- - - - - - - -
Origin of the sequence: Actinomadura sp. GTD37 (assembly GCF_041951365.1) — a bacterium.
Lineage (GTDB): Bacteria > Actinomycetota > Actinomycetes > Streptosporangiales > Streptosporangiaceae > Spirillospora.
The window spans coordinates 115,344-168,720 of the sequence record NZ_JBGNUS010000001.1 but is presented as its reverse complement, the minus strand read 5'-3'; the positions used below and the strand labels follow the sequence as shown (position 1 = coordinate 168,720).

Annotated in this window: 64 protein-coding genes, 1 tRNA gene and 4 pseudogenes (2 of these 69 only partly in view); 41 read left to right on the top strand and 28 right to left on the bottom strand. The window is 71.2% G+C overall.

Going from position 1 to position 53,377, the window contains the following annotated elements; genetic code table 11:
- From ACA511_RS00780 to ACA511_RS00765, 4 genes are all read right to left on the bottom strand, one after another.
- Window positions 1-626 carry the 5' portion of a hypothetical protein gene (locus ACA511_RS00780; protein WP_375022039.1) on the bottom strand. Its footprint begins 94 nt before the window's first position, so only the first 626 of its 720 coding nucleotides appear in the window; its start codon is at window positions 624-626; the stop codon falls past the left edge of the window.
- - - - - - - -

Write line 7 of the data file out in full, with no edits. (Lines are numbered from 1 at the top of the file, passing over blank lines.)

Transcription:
- Window positions 1-626 carry the 5' portion of a hypothetical protein gene (locus ACA511_RS00780; protein WP_375022039.1) on the bottom strand. Its footprint begins 94 nt before the window's first position, so only the first 626 of its 720 coding nucleotides appear in the window; its start codon is at window positions 624-626; the stop codon falls past the left edge of the window.